S Corporations do not have the more flexible rules
that a C Corporation has when it comes to paying fringe benefits to any shareholder who holds a 2% or more interest in the company.
Any benefit that you provide for a 2% or more shareholder is not deductible by the corporation as an expense, and the value of the benefit must be included in the shareholder's reported taxable earnings. By including the amount as taxable income
to the shareholder, that is the only way that an S Corp gets the benefit of deducting the expense.
Since the shareholder must include the value of the health insurance premiums in his taxable income, then the shareholder may claim a deduction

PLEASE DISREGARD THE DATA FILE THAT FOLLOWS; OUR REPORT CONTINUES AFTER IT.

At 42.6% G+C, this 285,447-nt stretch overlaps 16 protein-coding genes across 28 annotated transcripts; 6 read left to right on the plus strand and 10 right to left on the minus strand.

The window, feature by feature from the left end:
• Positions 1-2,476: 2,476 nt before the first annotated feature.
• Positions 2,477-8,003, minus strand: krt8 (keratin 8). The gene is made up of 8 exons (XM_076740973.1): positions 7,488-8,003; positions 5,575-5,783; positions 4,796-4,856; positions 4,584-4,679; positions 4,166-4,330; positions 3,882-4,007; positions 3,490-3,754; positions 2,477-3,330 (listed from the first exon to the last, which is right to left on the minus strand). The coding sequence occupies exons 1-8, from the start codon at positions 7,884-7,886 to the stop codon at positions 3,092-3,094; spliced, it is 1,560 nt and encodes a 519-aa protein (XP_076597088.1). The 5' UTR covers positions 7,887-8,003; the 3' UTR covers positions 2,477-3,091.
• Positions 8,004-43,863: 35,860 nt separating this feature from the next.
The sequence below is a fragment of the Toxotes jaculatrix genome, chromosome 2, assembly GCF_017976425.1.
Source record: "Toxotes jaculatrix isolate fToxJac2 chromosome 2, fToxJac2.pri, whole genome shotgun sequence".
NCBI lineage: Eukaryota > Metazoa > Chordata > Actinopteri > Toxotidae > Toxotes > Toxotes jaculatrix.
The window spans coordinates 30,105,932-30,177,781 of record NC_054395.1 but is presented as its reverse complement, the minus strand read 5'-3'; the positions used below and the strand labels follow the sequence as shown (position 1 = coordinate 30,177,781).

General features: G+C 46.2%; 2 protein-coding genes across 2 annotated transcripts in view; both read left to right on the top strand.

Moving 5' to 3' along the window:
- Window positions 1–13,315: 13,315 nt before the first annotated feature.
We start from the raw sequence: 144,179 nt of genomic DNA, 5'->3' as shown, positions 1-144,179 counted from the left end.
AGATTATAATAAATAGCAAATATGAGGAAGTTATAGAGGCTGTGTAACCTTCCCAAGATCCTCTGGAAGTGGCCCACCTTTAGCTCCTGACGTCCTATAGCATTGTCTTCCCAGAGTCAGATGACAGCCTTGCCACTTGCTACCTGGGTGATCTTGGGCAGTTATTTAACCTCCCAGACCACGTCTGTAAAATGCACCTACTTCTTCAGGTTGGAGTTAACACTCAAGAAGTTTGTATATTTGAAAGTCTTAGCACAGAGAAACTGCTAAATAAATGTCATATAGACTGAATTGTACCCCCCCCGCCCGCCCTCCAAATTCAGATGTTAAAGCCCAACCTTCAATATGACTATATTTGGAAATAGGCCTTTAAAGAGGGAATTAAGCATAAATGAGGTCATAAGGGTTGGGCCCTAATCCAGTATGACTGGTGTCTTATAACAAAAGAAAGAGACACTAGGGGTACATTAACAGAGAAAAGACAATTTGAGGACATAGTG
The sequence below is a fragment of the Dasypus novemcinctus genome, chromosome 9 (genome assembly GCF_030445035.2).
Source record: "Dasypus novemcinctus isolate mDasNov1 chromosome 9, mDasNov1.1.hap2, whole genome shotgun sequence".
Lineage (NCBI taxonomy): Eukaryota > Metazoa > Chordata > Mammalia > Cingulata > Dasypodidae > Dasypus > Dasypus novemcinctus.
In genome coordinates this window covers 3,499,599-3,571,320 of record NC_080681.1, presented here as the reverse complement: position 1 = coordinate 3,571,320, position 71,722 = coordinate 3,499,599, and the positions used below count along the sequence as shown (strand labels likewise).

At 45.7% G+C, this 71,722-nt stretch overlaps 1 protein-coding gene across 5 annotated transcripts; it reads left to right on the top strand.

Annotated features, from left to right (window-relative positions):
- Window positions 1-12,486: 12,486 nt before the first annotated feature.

for the cost of this insurance on his personal tax
The only benefits which an S Corp may provide to a 2% or more shareholder which can be deducted by the S Corp and excluded from the shareholder's taxable income are:
1. Dependent care assistance under Sec. 129.
2. Educational assistance programs under Sec. 127.
3. Qualified employee discounts, no-additional-cost services, working-condition fringe benefits, on-premises athletic facilities and de minimis fringe benefits, under Sec. 132.
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Thank you bob.